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‘Writing the truth is therapeutic’: Gary Go on making music for some of the world’s biggest stars

He’s one of the most in-demand lyricists right now and has written for the likes of Harry Styles, Lewis Capaldi and HAIM. But with a second studio album about to drop – it looks like Gary Go’s about to have his well-earned turn in the spotlight 

Cinema, the 2010 hit by Gary Go and Benny Benassi, was a banger. Scratch that. ‘Cinema’, the 2010 hit by Gary Go and Benny Benassi, is a banger. 

Needless to say, the man behind the lyrics has gone on to do a whole plethora of songs and writing since – but it's really this tune that makes people go: "Oh, yeah, I know him – I love that song." 

Gary Go, real name Gary Baker, has since written music for Robbie Williams (Go penned the former Take That member's 2016 hit 'I Love My Life'), released a debut eponymous album, written four yet-to-be-released tunes alongside man-of-the-moment Harry Styles and, in recent months, penned tracks for the likes of HAIM and Lewis Capaldi.

To say the man's CV is a who's who of some of the world's biggest stars would be an understatement, but a fitting and very true one all the same. 

Listening to Go's second studio album Love Lost Freedom Found, which will be released to the general public next month, it's easy to see why he's so in demand both as a writer and a performer – and why Lady Gaga once told a crowd he was her favourite new artist and to watch out for his work.

We spoke to Go about a few things, including how he approaches writing music for such a varied clientele (The Weeknd vs Lewis Capaldi, for example), the artists who have inspired his career and where the name Gary Go came from... 

When did you first start writing songs?

I started writing songs when I was eight and my cousin gave me my first little Casio keyboard. Haven’t stopped since.

When did you realise it was a career and not just a hobby?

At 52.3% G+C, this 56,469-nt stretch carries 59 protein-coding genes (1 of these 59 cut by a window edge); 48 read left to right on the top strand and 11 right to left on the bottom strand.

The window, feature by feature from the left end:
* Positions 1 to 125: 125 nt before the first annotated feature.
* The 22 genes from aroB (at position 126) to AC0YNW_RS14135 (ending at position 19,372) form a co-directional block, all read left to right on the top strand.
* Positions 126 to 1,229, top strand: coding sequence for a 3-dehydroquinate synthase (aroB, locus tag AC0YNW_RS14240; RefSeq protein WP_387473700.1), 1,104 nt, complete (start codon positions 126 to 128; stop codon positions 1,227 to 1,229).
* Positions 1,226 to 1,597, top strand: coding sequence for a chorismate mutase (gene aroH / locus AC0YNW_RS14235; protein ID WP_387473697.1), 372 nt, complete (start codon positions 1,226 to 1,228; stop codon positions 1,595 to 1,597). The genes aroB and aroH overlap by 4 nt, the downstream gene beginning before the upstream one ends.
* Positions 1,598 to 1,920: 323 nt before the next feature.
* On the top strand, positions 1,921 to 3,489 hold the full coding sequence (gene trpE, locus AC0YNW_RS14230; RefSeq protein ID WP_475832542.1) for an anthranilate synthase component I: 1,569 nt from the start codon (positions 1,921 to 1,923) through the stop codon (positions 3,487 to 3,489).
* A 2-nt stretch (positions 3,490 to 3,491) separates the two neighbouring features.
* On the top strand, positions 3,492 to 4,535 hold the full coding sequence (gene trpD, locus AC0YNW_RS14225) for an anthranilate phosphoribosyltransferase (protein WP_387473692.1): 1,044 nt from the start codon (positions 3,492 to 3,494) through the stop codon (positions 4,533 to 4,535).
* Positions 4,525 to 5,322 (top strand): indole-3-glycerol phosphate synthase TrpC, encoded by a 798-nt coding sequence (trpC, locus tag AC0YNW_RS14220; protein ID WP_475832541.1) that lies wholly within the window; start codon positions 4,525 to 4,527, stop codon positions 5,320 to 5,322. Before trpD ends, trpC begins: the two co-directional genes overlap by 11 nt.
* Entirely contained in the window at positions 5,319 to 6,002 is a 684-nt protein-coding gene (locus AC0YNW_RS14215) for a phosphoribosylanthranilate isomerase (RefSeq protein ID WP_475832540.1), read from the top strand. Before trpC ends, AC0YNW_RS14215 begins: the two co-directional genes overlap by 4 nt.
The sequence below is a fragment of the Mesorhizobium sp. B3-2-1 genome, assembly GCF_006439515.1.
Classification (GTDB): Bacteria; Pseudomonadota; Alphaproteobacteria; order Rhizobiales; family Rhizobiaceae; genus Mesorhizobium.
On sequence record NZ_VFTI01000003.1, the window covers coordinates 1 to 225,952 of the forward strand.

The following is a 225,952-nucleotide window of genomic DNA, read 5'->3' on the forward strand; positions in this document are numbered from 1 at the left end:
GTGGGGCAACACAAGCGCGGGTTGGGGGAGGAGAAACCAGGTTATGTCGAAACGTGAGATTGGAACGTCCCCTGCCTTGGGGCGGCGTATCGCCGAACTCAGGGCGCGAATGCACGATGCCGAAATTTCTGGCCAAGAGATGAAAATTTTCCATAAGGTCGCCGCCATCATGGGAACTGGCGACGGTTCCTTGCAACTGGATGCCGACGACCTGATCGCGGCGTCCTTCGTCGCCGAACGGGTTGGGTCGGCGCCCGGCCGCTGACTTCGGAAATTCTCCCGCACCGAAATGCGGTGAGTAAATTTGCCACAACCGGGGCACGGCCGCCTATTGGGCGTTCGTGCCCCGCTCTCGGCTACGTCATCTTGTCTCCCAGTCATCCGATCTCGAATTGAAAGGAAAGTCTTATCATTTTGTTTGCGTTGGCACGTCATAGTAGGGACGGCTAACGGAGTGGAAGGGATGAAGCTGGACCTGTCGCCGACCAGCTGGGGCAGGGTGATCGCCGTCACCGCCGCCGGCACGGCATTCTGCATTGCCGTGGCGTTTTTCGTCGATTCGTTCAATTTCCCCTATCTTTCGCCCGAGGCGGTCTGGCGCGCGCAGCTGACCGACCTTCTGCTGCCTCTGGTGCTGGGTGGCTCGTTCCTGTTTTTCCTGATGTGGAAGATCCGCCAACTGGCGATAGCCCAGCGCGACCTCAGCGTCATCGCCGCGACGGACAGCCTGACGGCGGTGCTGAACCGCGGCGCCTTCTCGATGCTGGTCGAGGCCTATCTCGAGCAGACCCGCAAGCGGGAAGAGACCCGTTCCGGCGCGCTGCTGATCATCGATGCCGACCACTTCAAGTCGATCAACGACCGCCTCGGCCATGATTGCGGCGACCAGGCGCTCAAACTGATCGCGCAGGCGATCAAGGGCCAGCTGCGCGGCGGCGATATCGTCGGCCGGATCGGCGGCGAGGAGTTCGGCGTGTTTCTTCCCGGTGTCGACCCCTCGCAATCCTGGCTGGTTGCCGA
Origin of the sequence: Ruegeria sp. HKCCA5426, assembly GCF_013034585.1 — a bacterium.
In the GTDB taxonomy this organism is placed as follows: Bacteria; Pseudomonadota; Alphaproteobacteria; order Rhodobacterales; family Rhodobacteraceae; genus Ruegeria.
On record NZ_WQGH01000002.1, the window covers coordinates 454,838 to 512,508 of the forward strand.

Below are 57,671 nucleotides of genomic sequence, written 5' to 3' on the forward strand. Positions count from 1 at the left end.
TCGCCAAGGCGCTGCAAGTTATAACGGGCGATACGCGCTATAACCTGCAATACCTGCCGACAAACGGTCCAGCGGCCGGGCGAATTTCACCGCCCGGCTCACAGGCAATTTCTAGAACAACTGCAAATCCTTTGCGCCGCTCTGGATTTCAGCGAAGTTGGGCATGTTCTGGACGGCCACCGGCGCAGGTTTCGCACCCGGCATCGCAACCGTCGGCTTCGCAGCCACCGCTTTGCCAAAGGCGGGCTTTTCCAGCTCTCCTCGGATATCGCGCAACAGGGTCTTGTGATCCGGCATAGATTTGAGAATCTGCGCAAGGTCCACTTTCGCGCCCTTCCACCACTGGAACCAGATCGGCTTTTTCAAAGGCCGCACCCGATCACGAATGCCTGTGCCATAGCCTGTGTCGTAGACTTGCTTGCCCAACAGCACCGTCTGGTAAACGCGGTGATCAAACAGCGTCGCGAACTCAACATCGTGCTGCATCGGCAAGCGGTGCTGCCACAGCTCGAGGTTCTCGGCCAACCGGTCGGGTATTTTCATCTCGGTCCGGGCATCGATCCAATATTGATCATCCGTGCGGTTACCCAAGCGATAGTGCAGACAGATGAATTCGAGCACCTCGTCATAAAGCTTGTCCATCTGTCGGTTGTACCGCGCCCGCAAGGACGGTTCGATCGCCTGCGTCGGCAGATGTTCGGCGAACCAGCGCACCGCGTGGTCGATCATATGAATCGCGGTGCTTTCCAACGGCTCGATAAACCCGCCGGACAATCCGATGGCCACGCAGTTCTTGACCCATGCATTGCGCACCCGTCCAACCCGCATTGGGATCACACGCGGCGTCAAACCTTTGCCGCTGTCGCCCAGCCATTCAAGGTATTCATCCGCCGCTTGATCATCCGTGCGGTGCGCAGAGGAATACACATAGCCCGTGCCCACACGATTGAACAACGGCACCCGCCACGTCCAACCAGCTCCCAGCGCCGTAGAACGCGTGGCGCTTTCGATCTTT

I think I always imagined it was a career, as I was a fan of music and just wanted to do it all the time. I always felt like it was my future – I’m not sure I had one moment of realising it was a career, I seemed to always know it was what I was going to do.

Where did the name Gary Go come from?

There was this very charismatic friend of the family who used to call me that as a kid and it just stuck.

What do you think was your ‘breakout’ moment?

My debut self-titled album and the debut single from it ‘Wonderful’ was definitely the first time a lot of people heard one of my songs. I was sitting in a diner in West London and some school kids on the next table were singing the song. To me, that was a total breakout!

I saw the interview you did at T in the Park in 2009 - do you remember that feeling? Being fresh off a tour with Take That and really at the beginning of your career?

I do sort of remember it. It was all a bit surreal. You are kind of on a conveyor belt in a way and part of a machine. I’m not sure I was able to make much sense of it all at the time.

What’s been your favourite collaboration or song you’ve written for an artist, and why?

That’s a great question and the answer probably shifts regularly. Really I hope it’s the one I’m going to write tomorrow!

How long has the new record been in the making?

It’s been stewing for a moment. I find that when you let things marinade they always taste better?!

The title track of this record reminded me of Snow Patrol's 'Set Fire to the Third Bar' - mostly for its melancholic but brilliantly catchy vibe. What was the inspiration for the song, and why was it the one you lead with?

I love those guys. The inspiration for the song was real loss and searching for hope. It’s trying to find some positivity in the darkest place. It had a few incarnations before it ended up the way it has.

Does it ever get easy writing about painful experiences, or for you is it a form of therapy?

It is not easy and it can be really difficult to dive deep into the truth of the truth. I think being able to be vulnerable and kill your inhibitions is a muscle that needs to be exercised regularly. I do think it can be therapeutic and writing the truth really is the only way through. The only way out is through.

The list of people you’ve written for is huge and contains a very varied selection of artists. How do you approach writing music for such a mix of artists?

I am a lover of songs, so if the artist is interested in writing a song (in any style) I feel comfortable giving it a go. For me, a song is like a mannequin that can be dressed in many different ways, but if you have a great song, chances are it can work in many different styles.

Is the plan to turn away from writing for other artists now and solely focus on yourself, or continue doing both?

I’ve always wanted to do both and enjoy both. I’d love to keep doing both. I find they feed each other with inspiration.

What artists inspire you?

David Bowie, Trent Reznor, Peter Gabriel and Queen have always been big inspirations from when I started. Then there are so many artists that inspire me; James Blake, Francis and The Lights, Blood Orange, Arcade Fire, Death Cab For Cutie are a few.

Who’s an artist (or artists) you think we should watch out for this year?

Jon Bellion is on such a rise and well deserved. He will sell out Madison Square Garden this year without fail. Naaz is also going from strength to strength – she is a powerful truthseeker.

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